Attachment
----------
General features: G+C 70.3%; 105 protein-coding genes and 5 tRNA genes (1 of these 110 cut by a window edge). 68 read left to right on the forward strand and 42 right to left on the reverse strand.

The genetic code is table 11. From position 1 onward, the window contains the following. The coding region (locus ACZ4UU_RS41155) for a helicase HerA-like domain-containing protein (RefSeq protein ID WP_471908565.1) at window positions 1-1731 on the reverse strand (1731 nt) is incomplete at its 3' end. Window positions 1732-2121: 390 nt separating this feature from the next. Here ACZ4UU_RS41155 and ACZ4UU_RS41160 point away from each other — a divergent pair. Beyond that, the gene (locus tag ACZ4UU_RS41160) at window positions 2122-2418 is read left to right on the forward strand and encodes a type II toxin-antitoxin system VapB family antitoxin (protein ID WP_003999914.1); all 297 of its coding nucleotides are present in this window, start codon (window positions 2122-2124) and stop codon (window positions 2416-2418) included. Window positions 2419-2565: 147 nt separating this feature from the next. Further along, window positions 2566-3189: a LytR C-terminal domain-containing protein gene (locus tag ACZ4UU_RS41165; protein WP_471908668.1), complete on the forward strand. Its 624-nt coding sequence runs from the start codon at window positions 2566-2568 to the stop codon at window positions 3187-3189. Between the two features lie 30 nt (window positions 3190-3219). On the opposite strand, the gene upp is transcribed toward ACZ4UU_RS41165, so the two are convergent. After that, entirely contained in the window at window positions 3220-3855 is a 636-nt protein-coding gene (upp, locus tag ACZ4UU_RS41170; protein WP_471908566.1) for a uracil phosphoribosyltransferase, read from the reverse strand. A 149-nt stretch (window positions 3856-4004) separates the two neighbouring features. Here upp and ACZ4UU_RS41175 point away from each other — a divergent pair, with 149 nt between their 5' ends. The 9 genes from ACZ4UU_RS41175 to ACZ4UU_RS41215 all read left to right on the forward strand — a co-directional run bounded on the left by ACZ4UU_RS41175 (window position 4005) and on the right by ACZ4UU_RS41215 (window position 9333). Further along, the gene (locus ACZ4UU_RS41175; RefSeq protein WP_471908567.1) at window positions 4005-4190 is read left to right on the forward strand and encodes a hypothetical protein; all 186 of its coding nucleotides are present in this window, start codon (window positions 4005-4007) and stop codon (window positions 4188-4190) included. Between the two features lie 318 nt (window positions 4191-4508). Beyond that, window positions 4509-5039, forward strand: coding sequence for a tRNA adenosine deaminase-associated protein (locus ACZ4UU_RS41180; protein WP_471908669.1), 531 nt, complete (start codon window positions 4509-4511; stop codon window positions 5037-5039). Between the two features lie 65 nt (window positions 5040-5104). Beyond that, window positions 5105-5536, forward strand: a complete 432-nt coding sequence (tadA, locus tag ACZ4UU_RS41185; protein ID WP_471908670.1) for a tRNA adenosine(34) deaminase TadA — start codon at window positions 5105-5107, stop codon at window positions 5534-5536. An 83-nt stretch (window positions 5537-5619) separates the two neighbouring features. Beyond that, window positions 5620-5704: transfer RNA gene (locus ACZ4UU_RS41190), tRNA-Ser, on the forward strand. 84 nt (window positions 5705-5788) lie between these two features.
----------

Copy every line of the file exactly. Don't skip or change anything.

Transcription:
General features: G+C 70.3%; 105 protein-coding genes and 5 tRNA genes (1 of these 110 cut by a window edge). 68 read left to right on the forward strand and 42 right to left on the reverse strand.

The genetic code is table 11. From position 1 onward, the window contains the following. The coding region (locus ACZ4UU_RS41155) for a helicase HerA-like domain-containing protein (RefSeq protein ID WP_471908565.1) at window positions 1-1731 on the reverse strand (1731 nt) is incomplete at its 3' end. Window positions 1732-2121: 390 nt separating this feature from the next. Here ACZ4UU_RS41155 and ACZ4UU_RS41160 point away from each other — a divergent pair. Beyond that, the gene (locus tag ACZ4UU_RS41160) at window positions 2122-2418 is read left to right on the forward strand and encodes a type II toxin-antitoxin system VapB family antitoxin (protein ID WP_003999914.1); all 297 of its coding nucleotides are present in this window, start codon (window positions 2122-2124) and stop codon (window positions 2416-2418) included. Window positions 2419-2565: 147 nt separating this feature from the next. Further along, window positions 2566-3189: a LytR C-terminal domain-containing protein gene (locus tag ACZ4UU_RS41165; protein WP_471908668.1), complete on the forward strand. Its 624-nt coding sequence runs from the start codon at window positions 2566-2568 to the stop codon at window positions 3187-3189. Between the two features lie 30 nt (window positions 3190-3219). On the opposite strand, the gene upp is transcribed toward ACZ4UU_RS41165, so the two are convergent. After that, entirely contained in the window at window positions 3220-3855 is a 636-nt protein-coding gene (upp, locus tag ACZ4UU_RS41170; protein WP_471908566.1) for a uracil phosphoribosyltransferase, read from the reverse strand. A 149-nt stretch (window positions 3856-4004) separates the two neighbouring features. Here upp and ACZ4UU_RS41175 point away from each other — a divergent pair, with 149 nt between their 5' ends. The 9 genes from ACZ4UU_RS41175 to ACZ4UU_RS41215 all read left to right on the forward strand — a co-directional run bounded on the left by ACZ4UU_RS41175 (window position 4005) and on the right by ACZ4UU_RS41215 (window position 9333). Further along, the gene (locus ACZ4UU_RS41175; RefSeq protein WP_471908567.1) at window positions 4005-4190 is read left to right on the forward strand and encodes a hypothetical protein; all 186 of its coding nucleotides are present in this window, start codon (window positions 4005-4007) and stop codon (window positions 4188-4190) included. Between the two features lie 318 nt (window positions 4191-4508). Beyond that, window positions 4509-5039, forward strand: coding sequence for a tRNA adenosine deaminase-associated protein (locus ACZ4UU_RS41180; protein WP_471908669.1), 531 nt, complete (start codon window positions 4509-4511; stop codon window positions 5037-5039). Between the two features lie 65 nt (window positions 5040-5104). Beyond that, window positions 5105-5536, forward strand: a complete 432-nt coding sequence (tadA, locus tag ACZ4UU_RS41185; protein ID WP_471908670.1) for a tRNA adenosine(34) deaminase TadA — start codon at window positions 5105-5107, stop codon at window positions 5534-5536. An 83-nt stretch (window positions 5537-5619) separates the two neighbouring features. Beyond that, window positions 5620-5704: transfer RNA gene (locus ACZ4UU_RS41190), tRNA-Ser, on the forward strand. 84 nt (window positions 5705-5788) lie between these two features.